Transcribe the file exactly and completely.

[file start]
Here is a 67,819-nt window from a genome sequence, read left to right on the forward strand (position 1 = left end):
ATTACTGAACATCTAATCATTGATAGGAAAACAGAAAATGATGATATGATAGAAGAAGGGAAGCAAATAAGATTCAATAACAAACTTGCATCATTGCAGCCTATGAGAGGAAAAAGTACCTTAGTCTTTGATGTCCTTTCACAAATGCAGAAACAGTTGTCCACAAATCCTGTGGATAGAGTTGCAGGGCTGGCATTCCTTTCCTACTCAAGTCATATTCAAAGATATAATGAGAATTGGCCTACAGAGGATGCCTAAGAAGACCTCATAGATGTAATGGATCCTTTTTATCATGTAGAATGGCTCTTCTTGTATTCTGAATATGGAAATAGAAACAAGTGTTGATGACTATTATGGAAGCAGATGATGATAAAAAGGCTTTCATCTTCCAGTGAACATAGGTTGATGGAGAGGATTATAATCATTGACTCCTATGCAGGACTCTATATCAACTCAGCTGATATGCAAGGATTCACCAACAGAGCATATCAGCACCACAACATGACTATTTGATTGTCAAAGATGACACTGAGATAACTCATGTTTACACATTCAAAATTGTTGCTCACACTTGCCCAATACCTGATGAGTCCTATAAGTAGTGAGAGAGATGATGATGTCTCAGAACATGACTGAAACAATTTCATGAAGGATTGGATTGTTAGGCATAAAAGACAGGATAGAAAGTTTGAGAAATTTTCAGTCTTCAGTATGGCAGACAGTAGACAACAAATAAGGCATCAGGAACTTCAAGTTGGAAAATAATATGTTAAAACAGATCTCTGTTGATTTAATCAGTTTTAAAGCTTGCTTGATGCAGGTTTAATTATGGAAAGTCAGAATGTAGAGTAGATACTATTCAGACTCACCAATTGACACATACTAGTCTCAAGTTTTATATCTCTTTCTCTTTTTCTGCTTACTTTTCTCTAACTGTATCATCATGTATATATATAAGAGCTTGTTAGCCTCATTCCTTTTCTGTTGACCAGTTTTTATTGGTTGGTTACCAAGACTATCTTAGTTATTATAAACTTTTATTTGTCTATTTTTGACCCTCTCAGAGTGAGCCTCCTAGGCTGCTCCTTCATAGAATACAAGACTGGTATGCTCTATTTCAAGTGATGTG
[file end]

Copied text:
Here is a 67,819-nt window from a genome sequence, read left to right on the forward strand (position 1 = left end):
ATTACTGAACATCTAATCATTGATAGGAAAACAGAAAATGATGATATGATAGAAGAAGGGAAGCAAATAAGATTCAATAACAAACTTGCATCATTGCAGCCTATGAGAGGAAAAAGTACCTTAGTCTTTGATGTCCTTTCACAAATGCAGAAACAGTTGTCCACAAATCCTGTGGATAGAGTTGCAGGGCTGGCATTCCTTTCCTACTCAAGTCATATTCAAAGATATAATGAGAATTGGCCTACAGAGGATGCCTAAGAAGACCTCATAGATGTAATGGATCCTTTTTATCATGTAGAATGGCTCTTCTTGTATTCTGAATATGGAAATAGAAACAAGTGTTGATGACTATTATGGAAGCAGATGATGATAAAAAGGCTTTCATCTTCCAGTGAACATAGGTTGATGGAGAGGATTATAATCATTGACTCCTATGCAGGACTCTATATCAACTCAGCTGATATGCAAGGATTCACCAACAGAGCATATCAGCACCACAACATGACTATTTGATTGTCAAAGATGACACTGAGATAACTCATGTTTACACATTCAAAATTGTTGCTCACACTTGCCCAATACCTGATGAGTCCTATAAGTAGTGAGAGAGATGATGATGTCTCAGAACATGACTGAAACAATTTCATGAAGGATTGGATTGTTAGGCATAAAAGACAGGATAGAAAGTTTGAGAAATTTTCAGTCTTCAGTATGGCAGACAGTAGACAACAAATAAGGCATCAGGAACTTCAAGTTGGAAAATAATATGTTAAAACAGATCTCTGTTGATTTAATCAGTTTTAAAGCTTGCTTGATGCAGGTTTAATTATGGAAAGTCAGAATGTAGAGTAGATACTATTCAGACTCACCAATTGACACATACTAGTCTCAAGTTTTATATCTCTTTCTCTTTTTCTGCTTACTTTTCTCTAACTGTATCATCATGTATATATATAAGAGCTTGTTAGCCTCATTCCTTTTCTGTTGACCAGTTTTTATTGGTTGGTTACCAAGACTATCTTAGTTATTATAAACTTTTATTTGTCTATTTTTGACCCTCTCAGAGTGAGCCTCCTAGGCTGCTCCTTCATAGAATACAAGACTGGTATGCTCTATTTCAAGTGATGTG